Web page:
How To Draw a Triceratops
Have you ever tried to draw a triceratops? Now is as good a time as ever to start. Drawing prehistoric dinosaurs from Jurassic Park is a superb way to practise your sketching and colouring in skills. In this art guide Quickdraw teaches you how to crreate an amazing triceratops artwork in three simple steps. You can choose to watch the full video tutorial ... or follow the step by atep guide below. Don't forget to follow Quickdraw on YouTube for more incredible drawing ideas.
The first part of the triceratops we are going to draw is the head. Our dinosaur is going to be facing sideways so the head will need to be over to the left.
Create a small circle. And next comes its body, which is going to be much larger.
Draw a large oval or egg shape that joins up to the circle. Then inside the circle mark out some guidelines so we know where to add in the eyes, nose and mouth. One across and one down.
From the middle of our dinosaur’s head we are going to draw the spikey piece of skin that protects its neck. This is called a frill. It’s tough and strong like body armour. Give this frill about four or five sharp spikes.
On the other side of the triceratop’s head draw its mouth, which is more like a beak. It actually looks a bit like crabs’ pinchers.
Some extra detail on the mouth now, nice and sharp for chewing dinosaur food.
Let’s give our prehistoric friend a small horn on the top of its mouth.
Now for an eye inside it’s circular head.
And then another horn, but this time much smaller, and level with its mouth.
This is a fun part. Drawing the sharp horns at the edges of the triceratop’s frill. One for each point you have drawn.
Time for another horn. Let’s go crazy and make this one ginormous.
One last horn on its head and our dinosaur is ready to fight off other prehistoric creatures that cross its path.
Now we need to pin the tail. Across its body, draw a sloped line out and back in again. As long or as thick as you like.
Our triceratops isn’t going anywhere fast at this rate, so how about some legs. Big scaly, chunky ones to carry all that weight.
The top of the legs should be in line with the tail. Give them a little bend at the knee for extra detail if you want.
Hmmm… maybe this tail isn’t fierce enough. We’re going to make it longer and thicker.
Ok time to fetch the eraser and remove some of these pencil guidelines around the head, tail and spikes so the drawing looks tidier.
How can we make our triceratops more interesting..? How about a few wild stripes across its back? Long, jagged stripes like this - similar to a tiger or zebra.
That’s right, all the way down to the tip of this dinosaur’s tail.
And now to finish off the legs by drawing two stumpy feet with sharp claws.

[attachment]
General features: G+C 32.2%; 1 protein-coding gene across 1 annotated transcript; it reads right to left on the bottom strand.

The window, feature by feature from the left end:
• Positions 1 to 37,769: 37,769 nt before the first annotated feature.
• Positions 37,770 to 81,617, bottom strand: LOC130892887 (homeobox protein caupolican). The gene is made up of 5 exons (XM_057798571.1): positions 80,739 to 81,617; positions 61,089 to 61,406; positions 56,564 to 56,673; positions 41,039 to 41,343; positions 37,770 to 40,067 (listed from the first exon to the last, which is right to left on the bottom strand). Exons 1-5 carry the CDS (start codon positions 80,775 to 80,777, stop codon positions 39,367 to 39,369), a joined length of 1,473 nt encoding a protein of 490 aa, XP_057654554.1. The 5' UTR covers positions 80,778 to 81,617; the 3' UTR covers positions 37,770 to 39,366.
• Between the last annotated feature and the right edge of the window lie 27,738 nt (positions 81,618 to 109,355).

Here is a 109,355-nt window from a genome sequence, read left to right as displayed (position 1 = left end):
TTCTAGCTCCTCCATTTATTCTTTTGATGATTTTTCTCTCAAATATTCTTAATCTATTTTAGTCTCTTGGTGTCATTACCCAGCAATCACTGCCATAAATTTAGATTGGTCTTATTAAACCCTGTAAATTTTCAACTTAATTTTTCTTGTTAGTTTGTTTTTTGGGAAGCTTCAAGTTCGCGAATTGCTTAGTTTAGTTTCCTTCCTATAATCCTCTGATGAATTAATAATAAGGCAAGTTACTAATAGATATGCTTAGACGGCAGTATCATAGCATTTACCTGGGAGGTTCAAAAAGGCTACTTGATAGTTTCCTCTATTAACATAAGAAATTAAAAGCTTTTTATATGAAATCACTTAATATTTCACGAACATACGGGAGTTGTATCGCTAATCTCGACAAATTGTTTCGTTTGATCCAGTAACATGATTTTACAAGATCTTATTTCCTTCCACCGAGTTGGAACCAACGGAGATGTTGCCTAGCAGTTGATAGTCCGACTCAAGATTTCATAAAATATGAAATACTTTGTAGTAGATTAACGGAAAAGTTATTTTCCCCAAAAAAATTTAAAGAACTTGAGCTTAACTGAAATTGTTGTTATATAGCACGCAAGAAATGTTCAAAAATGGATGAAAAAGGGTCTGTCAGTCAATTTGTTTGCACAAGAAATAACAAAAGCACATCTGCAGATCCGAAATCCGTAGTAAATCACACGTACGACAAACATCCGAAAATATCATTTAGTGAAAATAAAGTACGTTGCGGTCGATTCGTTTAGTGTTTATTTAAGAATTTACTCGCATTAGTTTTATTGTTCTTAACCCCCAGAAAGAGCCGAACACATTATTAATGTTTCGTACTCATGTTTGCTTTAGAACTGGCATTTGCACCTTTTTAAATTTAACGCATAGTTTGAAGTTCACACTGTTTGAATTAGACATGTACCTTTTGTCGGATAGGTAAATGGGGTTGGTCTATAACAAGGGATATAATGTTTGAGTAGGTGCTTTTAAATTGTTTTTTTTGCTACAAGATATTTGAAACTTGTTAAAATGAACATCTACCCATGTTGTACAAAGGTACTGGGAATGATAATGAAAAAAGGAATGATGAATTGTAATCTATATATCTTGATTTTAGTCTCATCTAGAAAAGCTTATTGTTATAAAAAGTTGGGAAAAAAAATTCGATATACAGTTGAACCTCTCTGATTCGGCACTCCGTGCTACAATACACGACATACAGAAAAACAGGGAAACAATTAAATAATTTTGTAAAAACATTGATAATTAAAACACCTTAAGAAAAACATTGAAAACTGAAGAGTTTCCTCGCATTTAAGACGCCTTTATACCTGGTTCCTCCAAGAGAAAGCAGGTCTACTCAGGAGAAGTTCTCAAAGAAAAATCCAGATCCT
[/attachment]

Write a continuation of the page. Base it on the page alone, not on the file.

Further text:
Erase the pencil inner lines once you’ve drawn the feet and claws.
The final touch… a low line across its body so we can use a different colour for the belly.
Grab your black marker, we’re ready to ink in those pencil lines. Let’s go!
Start anywhere you like, we’re going to focus on the head and then legs.
Dinosaurs with big bellies and heavy body armor needed sturdy feet to get around - the closest thing that we have to creatures that size alive today is a rhino or elephant. Their feet are quite similar too.
Take it nice and slow, don’t rush those masterful penstrokes.
After the head, horns, legs and feet move onto the bendy tail.
Not forgetting the stripes.
Ok, looking super awesome now. That’s a cool looking triceratops.
Back with the eraser. Ince the black ink lines are dry, rub out all the pencil lines.
Here we go, time to bring our drawing to life with a bunch of different colours.
If you don’t have a set of coloured pens in your art kit you can use coloured pencils instead.
What colour will your dinosaur be? Green, red, purple, orange..? There are no rules. You decide.
If you are stuck for ideas a good tip is to match the horns on the head with the spikes on the frill, and claws on the feet.
Then you can give the body a different colour.
And even use a third coloured pen for the triceratops’ stripes.
Great job so far, nice colouring in.
Whilst we’re adding colour to our artwork let’s share five fun facts about triceratops…
No. 1: The actual name triceratops means 'three-horned face'. That’s true.
No. 2: The triceratops dinosaurs lived a long, long time ago way before we were born. This time was called the Late Cretaceous Period.
No. 3: The nose horns you have drawn on the face are mainly used for defence.
No. 4: Scientists around the world believe this dinosaur species was up to 9 metres (30 feet) long.
And no. 5: A triceratops weighed 5 tons (this is about as much as a large lorry or truck).
How’s that coloring looking so far? Going well. Great job.
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Just finishing up now.
And there we are - a fully grown, friendly triceratops dinosaur. A work of art - give yourself a thumbs up.